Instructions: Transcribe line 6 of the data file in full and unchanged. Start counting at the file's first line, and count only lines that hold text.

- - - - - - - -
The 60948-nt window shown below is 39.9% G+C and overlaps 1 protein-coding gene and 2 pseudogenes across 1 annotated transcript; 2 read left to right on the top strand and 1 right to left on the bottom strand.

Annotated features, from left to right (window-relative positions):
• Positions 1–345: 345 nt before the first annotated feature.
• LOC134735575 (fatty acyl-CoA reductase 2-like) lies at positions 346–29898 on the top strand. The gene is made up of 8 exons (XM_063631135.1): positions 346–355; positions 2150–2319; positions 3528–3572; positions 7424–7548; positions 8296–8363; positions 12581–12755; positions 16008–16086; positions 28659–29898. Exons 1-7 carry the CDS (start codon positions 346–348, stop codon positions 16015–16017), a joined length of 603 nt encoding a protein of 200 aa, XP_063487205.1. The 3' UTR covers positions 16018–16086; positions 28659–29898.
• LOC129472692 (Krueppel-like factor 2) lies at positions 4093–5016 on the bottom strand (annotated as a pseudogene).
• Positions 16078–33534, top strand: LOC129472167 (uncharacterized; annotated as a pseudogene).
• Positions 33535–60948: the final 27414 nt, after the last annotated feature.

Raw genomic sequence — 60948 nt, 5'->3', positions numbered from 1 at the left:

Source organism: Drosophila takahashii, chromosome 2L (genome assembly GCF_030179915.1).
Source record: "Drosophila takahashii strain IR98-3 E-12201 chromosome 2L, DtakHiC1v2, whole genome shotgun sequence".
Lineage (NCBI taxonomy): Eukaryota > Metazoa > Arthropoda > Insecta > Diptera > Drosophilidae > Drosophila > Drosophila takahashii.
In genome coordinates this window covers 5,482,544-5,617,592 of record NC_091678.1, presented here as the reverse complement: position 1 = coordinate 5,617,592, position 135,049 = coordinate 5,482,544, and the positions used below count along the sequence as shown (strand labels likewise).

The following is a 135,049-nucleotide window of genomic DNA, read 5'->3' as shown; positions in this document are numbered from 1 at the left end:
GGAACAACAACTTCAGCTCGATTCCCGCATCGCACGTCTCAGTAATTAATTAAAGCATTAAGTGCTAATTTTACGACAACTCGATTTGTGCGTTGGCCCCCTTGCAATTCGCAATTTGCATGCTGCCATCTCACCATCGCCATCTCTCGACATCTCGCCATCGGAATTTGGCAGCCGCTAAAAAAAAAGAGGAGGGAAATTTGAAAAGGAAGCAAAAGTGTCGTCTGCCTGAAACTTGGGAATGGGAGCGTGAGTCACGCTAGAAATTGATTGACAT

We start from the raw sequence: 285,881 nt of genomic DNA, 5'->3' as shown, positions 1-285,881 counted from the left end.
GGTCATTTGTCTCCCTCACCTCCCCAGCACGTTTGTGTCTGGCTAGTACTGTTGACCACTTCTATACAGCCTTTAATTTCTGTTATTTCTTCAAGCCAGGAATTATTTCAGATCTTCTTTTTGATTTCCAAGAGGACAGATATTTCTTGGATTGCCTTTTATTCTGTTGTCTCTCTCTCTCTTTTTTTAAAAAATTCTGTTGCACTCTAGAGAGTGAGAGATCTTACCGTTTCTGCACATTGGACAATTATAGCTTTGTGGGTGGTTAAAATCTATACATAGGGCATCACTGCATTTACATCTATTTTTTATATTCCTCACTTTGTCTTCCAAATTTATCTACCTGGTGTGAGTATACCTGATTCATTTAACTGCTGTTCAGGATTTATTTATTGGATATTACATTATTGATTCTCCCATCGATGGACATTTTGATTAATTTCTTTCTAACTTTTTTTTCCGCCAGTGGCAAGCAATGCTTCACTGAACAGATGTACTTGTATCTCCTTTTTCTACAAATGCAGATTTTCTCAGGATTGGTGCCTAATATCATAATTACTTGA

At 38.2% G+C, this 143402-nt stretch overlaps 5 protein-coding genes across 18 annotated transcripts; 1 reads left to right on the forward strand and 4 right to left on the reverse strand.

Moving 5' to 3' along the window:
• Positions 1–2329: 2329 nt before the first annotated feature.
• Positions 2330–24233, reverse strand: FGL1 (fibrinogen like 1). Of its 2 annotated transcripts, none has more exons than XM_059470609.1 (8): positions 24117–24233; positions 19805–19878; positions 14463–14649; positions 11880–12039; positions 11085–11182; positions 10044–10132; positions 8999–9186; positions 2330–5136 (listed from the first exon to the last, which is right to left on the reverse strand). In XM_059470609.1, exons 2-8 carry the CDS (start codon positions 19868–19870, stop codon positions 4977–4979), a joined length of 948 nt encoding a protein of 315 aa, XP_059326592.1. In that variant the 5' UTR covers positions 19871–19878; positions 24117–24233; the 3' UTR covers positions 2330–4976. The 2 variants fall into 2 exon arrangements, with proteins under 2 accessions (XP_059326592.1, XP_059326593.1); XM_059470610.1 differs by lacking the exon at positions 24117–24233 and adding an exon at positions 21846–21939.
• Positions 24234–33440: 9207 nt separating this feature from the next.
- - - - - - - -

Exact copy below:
• Positions 16078–33534, top strand: LOC129472167 (uncharacterized; annotated as a pseudogene).